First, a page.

¶ 6 At trial, Cruz identified the hoodie and the masks Sheahan found as the same hoodie and masks the robber wore. She identified the knife Sheahan found as the knife the robber used, and she described the knife as about four inches in length. She did not testify as to the length of the knife's blade. She identified a photograph of her face as an accurate depiction of the injury the robber inflicted when he pressed the knife to her face, leaving a small cut to her chin.

         ¶ 7 West testified that he was waiting in back of the building to make a drug deal when he heard police coming. He tried to hide the drugs, dropping his identification papers from his pocket in the process. When he ran from Sheahan, he tossed the drugs into a nearby yard before police arrested him. He first saw Sheahan when he was in the middle of the back yard; he had not gone near the stairwell at all.

         ¶ 8 In closing argument defense counsel pointed out that the prosecutor presented no evidence of the length of the knife's blade. The trial judge stated, "The blade of this knife is exactly three inches long." The court found Officer Sheahan credible and West not credible, found West guilty on all charges, and denied West's motion for a new trial. The court sentenced West to 10 years in prison for the aggravated kidnapping of Cruz, 10 years for the aggravated kidnapping of X.M., 11 years for armed violence, 11 years for armed robbery, and 5 years for aggravated battery, with the sentences to run concurrently. The court also imposed a wide variety of fees, fines, and costs as part of the sentence. West now appeals.

         ¶ 9 II. ANALYSIS

         ¶ 10 On appeal, West does not contest the convictions for armed robbery and aggravated battery. He argues that the prosecution did not prove kidnapping of either Cruz or X.M., and the court improperly relied on its own investigation into the length of the blade. He also argues that this court should remand for resentencing on the remaining counts, or at least correct the mistakes in the assessment of fees, fines, and costs.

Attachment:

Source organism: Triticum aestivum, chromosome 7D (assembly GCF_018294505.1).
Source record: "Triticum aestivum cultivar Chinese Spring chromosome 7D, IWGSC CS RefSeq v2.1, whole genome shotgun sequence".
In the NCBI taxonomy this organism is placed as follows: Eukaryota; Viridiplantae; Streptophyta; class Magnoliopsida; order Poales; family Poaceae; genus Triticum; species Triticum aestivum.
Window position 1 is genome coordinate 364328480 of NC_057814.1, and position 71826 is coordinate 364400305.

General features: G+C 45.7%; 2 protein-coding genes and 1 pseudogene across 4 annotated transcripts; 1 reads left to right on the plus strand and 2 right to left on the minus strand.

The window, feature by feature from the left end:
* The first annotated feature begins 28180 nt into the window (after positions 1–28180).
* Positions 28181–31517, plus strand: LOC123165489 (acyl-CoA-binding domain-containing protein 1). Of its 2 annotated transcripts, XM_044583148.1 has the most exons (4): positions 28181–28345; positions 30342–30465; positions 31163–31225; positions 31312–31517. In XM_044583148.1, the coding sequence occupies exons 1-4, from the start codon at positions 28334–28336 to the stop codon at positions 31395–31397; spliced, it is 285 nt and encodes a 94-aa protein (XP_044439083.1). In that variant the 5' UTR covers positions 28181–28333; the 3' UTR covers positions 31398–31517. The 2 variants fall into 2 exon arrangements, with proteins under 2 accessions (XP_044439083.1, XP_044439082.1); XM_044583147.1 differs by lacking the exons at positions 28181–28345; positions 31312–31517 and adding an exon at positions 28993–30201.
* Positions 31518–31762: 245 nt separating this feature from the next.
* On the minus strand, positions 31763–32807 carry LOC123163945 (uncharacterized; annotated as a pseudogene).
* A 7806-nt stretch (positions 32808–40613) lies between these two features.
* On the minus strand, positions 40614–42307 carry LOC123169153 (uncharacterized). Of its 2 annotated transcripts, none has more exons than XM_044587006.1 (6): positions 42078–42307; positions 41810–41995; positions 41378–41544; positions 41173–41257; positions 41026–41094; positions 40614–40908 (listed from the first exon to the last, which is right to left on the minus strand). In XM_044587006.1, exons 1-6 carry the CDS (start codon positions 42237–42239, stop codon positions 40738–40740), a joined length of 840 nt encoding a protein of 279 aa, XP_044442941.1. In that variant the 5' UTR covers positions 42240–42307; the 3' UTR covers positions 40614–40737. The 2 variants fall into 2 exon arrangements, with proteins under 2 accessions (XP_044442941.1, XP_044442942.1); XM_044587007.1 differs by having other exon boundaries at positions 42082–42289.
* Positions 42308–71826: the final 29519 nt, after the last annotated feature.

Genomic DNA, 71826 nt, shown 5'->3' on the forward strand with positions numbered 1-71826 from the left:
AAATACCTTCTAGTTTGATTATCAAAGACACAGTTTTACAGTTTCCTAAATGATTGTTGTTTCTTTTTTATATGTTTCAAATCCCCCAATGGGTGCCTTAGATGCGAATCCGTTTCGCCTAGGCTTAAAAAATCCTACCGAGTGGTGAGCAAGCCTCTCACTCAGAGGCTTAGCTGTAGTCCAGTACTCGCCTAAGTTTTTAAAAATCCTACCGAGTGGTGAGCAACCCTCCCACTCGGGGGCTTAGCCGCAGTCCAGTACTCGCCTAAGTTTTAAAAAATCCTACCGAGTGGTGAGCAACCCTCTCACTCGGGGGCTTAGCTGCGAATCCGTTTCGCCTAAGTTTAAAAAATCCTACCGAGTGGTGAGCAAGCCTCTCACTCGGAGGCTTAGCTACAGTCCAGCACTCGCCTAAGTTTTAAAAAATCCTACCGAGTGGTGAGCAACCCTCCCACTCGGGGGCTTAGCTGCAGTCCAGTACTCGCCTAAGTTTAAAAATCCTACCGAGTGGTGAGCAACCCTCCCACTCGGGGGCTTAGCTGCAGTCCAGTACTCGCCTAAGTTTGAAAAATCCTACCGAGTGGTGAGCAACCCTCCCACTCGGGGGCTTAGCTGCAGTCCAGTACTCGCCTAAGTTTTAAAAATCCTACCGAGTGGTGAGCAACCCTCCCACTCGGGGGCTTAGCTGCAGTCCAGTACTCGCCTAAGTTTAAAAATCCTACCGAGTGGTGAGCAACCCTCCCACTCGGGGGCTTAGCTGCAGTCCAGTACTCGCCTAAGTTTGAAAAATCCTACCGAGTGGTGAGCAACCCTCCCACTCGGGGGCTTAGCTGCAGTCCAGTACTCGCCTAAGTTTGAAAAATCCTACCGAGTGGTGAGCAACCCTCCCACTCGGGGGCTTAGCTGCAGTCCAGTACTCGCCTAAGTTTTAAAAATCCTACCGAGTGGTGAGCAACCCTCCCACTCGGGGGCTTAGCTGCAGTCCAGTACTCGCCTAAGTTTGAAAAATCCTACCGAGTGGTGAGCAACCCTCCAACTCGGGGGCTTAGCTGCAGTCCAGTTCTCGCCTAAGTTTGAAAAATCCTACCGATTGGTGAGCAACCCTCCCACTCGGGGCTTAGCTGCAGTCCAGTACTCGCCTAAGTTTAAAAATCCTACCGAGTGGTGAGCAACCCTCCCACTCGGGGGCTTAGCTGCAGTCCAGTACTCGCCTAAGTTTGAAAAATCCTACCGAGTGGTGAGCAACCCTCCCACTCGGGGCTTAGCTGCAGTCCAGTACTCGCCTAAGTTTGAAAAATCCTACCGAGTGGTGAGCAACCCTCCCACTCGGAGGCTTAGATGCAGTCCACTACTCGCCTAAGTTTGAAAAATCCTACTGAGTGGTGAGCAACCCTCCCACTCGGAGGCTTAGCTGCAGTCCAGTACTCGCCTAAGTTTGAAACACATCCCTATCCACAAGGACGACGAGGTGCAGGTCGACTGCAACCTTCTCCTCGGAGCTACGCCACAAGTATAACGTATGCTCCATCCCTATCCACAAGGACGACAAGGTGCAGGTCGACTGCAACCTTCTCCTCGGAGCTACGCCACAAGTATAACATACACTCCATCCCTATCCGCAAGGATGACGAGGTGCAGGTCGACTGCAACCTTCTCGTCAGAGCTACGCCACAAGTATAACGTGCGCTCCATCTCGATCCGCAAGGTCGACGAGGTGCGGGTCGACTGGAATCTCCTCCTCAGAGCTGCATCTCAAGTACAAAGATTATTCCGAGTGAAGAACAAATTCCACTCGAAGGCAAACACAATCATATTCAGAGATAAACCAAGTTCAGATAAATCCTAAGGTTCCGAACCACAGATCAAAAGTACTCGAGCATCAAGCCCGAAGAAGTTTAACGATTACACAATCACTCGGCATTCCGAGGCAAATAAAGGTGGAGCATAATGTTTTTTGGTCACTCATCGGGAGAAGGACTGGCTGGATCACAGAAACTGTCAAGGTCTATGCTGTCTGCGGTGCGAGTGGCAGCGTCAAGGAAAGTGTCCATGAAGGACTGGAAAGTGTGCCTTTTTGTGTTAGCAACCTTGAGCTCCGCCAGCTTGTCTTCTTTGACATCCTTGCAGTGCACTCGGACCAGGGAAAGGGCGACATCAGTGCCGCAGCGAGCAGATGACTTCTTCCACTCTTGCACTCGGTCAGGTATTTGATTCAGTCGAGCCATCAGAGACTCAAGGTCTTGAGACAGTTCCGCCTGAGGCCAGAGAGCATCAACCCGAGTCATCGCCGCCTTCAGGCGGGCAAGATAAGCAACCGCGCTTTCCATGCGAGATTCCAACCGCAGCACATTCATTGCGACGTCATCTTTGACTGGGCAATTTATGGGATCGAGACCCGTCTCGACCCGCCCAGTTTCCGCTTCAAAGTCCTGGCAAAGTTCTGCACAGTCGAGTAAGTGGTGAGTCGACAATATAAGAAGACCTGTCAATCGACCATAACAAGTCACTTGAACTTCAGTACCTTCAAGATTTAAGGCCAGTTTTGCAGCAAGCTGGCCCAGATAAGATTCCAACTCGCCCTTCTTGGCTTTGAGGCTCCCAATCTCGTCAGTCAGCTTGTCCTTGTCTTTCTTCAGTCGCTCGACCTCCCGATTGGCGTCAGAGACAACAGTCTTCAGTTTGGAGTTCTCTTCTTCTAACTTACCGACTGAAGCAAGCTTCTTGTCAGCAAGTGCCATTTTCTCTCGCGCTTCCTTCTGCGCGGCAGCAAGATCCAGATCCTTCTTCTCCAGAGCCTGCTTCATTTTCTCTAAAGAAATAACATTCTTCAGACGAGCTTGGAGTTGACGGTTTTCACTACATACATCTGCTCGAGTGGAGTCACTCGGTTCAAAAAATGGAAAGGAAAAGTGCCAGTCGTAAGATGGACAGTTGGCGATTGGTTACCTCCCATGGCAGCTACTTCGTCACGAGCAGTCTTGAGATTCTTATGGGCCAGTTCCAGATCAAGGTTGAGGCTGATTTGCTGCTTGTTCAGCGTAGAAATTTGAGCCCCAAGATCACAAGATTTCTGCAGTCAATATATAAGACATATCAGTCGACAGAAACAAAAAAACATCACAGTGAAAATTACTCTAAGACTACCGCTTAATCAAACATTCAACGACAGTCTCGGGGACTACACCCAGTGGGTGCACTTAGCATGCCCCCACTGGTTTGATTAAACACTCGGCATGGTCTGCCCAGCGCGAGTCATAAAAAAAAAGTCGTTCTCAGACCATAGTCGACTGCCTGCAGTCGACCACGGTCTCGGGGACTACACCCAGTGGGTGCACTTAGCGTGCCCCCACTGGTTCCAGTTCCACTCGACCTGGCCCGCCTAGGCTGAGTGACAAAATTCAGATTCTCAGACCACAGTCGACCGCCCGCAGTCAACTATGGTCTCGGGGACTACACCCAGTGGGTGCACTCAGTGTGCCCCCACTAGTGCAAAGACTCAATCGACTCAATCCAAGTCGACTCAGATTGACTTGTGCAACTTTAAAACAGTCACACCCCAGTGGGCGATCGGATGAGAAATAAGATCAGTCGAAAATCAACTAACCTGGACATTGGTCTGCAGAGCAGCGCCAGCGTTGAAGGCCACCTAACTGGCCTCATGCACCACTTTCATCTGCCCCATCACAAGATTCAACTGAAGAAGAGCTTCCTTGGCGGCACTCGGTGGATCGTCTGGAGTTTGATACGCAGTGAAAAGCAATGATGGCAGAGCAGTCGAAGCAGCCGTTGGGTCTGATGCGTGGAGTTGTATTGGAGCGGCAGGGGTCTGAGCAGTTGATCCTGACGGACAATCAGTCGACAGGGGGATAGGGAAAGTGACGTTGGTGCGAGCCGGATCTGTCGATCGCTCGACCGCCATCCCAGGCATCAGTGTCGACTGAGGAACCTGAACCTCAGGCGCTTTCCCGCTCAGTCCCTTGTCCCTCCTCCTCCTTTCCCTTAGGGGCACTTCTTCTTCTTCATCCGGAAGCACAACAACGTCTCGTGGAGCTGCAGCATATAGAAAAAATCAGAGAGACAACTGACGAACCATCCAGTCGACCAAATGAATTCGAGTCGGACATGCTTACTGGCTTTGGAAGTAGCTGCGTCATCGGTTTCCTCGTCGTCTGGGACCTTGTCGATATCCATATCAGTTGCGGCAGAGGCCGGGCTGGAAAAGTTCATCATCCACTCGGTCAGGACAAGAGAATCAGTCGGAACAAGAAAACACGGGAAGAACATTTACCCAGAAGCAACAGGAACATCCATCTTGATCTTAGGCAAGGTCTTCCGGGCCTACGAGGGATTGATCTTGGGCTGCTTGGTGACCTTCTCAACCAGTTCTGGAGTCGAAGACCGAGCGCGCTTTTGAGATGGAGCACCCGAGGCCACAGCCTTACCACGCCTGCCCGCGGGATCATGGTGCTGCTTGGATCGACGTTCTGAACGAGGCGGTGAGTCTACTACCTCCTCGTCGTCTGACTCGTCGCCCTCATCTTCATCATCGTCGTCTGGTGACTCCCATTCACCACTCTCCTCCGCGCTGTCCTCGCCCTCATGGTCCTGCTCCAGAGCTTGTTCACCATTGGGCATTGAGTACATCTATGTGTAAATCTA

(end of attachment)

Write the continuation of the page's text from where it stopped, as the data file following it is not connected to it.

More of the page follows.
¶ 11 A. Kidnapping

         ¶ 12 West contests the sufficiency of the evidence of kidnapping. "When considering a challenge to the sufficiency of the evidence, a reviewing court must determine whether, viewing the evidence in the light most favorable to the State, a rational trier of fact could have found the required elements of the crime beyond a reasonable doubt." People v. Bradford, 2016 IL 118674, ¶ 12.

         ¶ 13 The trial court found that West kidnapped Cruz and X.M. when he pushed them through the door to the rear part of the currency exchange, where the currency exchange kept its cash. Section 10-1 of the Criminal Code provides, "A person commits the offense of kidnapping when he or she knowingly *** by force or threat of imminent force carries another from one place to another with intent secretly to confine that other person against his or her will." 720 ILCS 5/10- 1(a)(2) (West 2012).

         ¶ 14 The court in People v. Smith, 91 Ill.App.3d 523, 529 (1980), adopted from New York and federal cases a test for whether the "carr[ying of] another from one place to another" qualified for a separate charge of kidnapping. The Illinois Supreme Court later approved the Smith test:

"Our appellate court has articulated factors to consider when determining whether an asportation or detention is merely ancillary to another offense, or whether it rises to the level of an independent crime of kidnapping. These factors include: (1) the duration of the asportation or detention; (2) whether the asportation or detention occurred during the commission of a separate offense; (3) whether the asportation or detention is inherent in the separate offense; and (4) whether the asportation or detention created a significant danger to the victim independent of that posed by the separate offense." People v. Siguenza-Brito, 235 Ill.2d 213, 225-26 (2009); see People v. Casiano, 212 Ill.App.3d 680, 687 (1991).

         ¶ 15 A Georgia court applied the same factors in circumstances similar to the ...